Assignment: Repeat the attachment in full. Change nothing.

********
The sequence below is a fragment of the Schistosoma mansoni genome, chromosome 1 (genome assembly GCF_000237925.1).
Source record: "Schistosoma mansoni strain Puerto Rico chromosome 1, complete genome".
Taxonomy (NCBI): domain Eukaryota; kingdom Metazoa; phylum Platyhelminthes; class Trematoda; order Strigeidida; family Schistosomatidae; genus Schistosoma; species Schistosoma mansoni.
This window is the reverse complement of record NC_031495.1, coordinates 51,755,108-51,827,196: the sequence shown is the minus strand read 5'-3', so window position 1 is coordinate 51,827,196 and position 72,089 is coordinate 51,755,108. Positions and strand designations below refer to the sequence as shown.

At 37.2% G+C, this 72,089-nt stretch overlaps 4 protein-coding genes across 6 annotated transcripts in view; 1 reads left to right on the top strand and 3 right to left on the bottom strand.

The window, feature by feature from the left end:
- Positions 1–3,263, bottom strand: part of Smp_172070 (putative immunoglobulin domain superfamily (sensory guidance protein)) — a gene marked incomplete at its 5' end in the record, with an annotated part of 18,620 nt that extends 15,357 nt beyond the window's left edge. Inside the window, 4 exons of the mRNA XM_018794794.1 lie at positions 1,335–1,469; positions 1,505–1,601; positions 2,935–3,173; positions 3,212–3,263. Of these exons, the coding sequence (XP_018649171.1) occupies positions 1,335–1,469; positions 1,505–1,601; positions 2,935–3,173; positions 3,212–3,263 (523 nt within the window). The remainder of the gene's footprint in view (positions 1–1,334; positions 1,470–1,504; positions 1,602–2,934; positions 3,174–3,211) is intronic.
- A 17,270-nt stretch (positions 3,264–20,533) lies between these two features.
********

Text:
The sequence below is a fragment of the Schistosoma mansoni genome, chromosome 1 (genome assembly GCF_000237925.1).
Source record: "Schistosoma mansoni strain Puerto Rico chromosome 1, complete genome".
Taxonomy (NCBI): domain Eukaryota; kingdom Metazoa; phylum Platyhelminthes; class Trematoda; order Strigeidida; family Schistosomatidae; genus Schistosoma; species Schistosoma mansoni.
This window is the reverse complement of record NC_031495.1, coordinates 51,755,108-51,827,196: the sequence shown is the minus strand read 5'-3', so window position 1 is coordinate 51,827,196 and position 72,089 is coordinate 51,755,108. Positions and strand designations below refer to the sequence as shown.

At 37.2% G+C, this 72,089-nt stretch overlaps 4 protein-coding genes across 6 annotated transcripts in view; 1 reads left to right on the top strand and 3 right to left on the bottom strand.

The window, feature by feature from the left end:
- Positions 1–3,263, bottom strand: part of Smp_172070 (putative immunoglobulin domain superfamily (sensory guidance protein)) — a gene marked incomplete at its 5' end in the record, with an annotated part of 18,620 nt that extends 15,357 nt beyond the window's left edge. Inside the window, 4 exons of the mRNA XM_018794794.1 lie at positions 1,335–1,469; positions 1,505–1,601; positions 2,935–3,173; positions 3,212–3,263. Of these exons, the coding sequence (XP_018649171.1) occupies positions 1,335–1,469; positions 1,505–1,601; positions 2,935–3,173; positions 3,212–3,263 (523 nt within the window). The remainder of the gene's footprint in view (positions 1–1,334; positions 1,470–1,504; positions 1,602–2,934; positions 3,174–3,211) is intronic.
- A 17,270-nt stretch (positions 3,264–20,533) lies between these two features.